Bill Clinton campaigned on reforming the healthcare system, and in the course of doing so made some rather grand promises about health coverage for all Americans, dramatic savings in both the federal budget and in overall health care expenditures, and so on.

Once elected, Clinton had myriad choices. He might have articulated his core goals and turned the matter over to Congress to work out the details of a plan. He might have submitted various pieces of legislation each aimed at addressing discrete problems. He might have drawn on reform proposals that Congress had already considered to some degree — in some instances, measures that Congress had already voted on — and gathered them into a single reform plan.

Or he might have decided to turn the matter over to his wife, allow her to work in secret for 10 months at the head of a task force with working groups numbering over 1,000 people, and then unveil the One True Plan for fundamental reform — a 1,400-page legislative behemoth outlining a hitherto unprecedented federal role in one-seventh of the U.S. economy.

The One True Clinton Plan was a brilliant and comprehensive overhaul of the health-care system, as well thought-out as the Republican tax reforms that would overhaul the system by which the government collects its revenue. A National Health Board was to establish a national, comprehensive benefits package. All employers were to pay for insurance. The national board was to set a level for total American health spending and enforce it. It would have been a criminal offense to seek care outside the system.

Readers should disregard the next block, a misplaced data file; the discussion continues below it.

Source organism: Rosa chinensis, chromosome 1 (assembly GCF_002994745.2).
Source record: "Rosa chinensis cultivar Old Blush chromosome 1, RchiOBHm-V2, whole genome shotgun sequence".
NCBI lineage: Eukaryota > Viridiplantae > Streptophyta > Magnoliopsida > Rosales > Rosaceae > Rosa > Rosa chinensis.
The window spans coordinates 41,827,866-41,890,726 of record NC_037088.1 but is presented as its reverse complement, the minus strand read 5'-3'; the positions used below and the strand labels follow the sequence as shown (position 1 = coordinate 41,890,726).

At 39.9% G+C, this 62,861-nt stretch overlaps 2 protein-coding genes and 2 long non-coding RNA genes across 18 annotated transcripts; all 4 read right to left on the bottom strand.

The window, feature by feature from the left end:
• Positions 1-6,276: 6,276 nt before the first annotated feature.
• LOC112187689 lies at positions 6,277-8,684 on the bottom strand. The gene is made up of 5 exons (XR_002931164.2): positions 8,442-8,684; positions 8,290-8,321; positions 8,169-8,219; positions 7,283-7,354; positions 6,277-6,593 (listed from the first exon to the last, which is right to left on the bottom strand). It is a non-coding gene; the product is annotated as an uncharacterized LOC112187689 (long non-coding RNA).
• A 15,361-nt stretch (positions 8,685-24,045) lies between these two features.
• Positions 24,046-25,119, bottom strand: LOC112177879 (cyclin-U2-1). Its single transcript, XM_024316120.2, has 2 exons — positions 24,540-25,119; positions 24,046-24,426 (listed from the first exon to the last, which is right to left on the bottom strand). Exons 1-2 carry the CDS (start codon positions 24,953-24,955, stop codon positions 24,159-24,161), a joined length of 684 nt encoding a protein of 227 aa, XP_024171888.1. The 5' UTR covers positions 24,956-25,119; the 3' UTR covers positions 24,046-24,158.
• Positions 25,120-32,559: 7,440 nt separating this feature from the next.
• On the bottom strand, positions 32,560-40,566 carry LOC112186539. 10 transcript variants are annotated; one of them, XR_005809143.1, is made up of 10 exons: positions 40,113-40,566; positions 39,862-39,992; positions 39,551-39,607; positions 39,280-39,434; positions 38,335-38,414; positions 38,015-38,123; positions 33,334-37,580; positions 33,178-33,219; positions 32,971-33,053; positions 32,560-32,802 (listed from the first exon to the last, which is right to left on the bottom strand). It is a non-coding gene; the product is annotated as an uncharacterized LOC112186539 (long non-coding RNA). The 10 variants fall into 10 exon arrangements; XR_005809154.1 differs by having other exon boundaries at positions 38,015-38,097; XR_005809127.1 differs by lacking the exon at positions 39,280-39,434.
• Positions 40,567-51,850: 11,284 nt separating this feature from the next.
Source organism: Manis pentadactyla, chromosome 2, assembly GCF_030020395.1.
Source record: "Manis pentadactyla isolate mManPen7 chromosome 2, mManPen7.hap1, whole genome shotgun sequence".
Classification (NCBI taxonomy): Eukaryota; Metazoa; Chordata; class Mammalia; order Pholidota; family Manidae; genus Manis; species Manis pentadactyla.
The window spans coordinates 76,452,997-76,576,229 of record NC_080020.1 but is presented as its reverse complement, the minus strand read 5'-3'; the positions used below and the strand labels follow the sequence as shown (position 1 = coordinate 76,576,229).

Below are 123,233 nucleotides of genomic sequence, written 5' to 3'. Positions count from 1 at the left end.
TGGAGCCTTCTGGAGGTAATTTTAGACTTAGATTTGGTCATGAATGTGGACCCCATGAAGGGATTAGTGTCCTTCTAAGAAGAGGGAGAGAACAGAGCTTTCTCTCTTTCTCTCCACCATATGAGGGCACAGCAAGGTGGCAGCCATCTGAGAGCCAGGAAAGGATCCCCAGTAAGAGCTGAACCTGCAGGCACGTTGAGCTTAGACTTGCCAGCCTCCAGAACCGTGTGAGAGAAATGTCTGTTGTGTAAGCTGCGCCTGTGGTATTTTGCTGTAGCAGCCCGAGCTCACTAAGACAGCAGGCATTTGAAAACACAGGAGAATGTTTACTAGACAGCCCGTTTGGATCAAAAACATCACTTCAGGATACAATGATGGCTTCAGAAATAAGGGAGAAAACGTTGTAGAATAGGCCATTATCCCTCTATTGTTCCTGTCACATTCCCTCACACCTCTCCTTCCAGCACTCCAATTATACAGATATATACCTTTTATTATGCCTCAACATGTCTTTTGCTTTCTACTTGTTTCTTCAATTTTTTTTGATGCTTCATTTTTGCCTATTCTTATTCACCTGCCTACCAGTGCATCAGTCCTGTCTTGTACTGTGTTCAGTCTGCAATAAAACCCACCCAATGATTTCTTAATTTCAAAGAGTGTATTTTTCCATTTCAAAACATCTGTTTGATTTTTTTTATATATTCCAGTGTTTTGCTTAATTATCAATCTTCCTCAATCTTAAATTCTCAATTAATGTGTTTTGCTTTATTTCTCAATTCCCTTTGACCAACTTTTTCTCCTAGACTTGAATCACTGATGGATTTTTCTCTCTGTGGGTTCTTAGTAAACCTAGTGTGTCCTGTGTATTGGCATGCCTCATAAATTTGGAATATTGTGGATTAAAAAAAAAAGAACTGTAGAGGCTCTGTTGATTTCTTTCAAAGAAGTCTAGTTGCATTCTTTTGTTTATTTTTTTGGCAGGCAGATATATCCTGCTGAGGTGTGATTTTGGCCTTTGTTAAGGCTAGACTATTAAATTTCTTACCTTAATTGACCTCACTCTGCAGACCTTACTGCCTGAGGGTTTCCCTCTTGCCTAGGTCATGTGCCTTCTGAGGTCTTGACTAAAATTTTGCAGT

So Bill Clinton, having had success making health care an issue in 1992, proceeded to make his Health Security Act the issue in 1993. The result was devastating. The plan’s elaborate, quasi-socialist mechanisms ran afoul of mounting popular sentiment against bureaucratic Washington-centered approaches to problems. “Universal coverage” — something Americans supported in the abstract — suddenly paled in importance compared with the loss of certain features of the current system that people had taken for granted (the right to choose their own doctors, for example).

It wasn’t long before “Clinton plan” itself became a pejorative — enough even to discredit plans styled “Clinton Lite.” At one point, the Democratic leadership of the House unveiled a new proposal that, on inspection, was little more than the Clinton plan with the “Clinton” removed in an attempt to enhance its political palatability. It was too late. If, as some Democrats said, “health insurance for all Americans that can never be taken away” was the final unfulfilled promise of the New Deal, it’s lucky for FDR that he didn’t have Ira Magaziner, Mrs. Clinton’s task-force leader, on hand to assist him with the earlier promises.